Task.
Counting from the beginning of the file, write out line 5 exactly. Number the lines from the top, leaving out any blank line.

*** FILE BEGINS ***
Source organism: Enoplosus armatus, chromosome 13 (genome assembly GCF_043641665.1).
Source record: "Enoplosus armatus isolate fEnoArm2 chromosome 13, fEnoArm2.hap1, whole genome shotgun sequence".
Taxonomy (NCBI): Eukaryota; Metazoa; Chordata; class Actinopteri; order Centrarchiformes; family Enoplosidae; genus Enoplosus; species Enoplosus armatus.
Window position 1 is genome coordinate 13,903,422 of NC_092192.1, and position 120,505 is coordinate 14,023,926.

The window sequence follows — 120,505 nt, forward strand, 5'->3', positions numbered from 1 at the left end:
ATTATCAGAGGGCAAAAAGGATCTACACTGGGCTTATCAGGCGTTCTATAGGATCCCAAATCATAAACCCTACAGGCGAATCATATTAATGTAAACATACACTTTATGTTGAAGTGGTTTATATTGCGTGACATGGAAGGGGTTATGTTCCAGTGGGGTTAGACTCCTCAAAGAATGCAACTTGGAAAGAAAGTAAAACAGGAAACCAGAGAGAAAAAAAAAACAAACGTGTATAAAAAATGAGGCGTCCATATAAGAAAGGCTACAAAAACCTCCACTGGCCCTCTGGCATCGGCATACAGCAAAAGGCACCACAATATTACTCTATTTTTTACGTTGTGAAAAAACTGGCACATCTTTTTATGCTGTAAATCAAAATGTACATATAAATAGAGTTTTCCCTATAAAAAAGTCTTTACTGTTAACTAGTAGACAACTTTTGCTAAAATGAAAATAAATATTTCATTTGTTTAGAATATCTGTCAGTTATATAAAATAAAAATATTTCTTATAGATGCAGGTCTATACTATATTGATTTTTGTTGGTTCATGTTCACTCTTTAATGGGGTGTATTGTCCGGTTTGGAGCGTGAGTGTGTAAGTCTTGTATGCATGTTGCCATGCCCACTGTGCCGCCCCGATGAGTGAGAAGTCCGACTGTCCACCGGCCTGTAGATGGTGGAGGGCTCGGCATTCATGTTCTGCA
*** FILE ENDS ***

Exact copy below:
The window sequence follows — 120,505 nt, forward strand, 5'->3', positions numbered from 1 at the left end: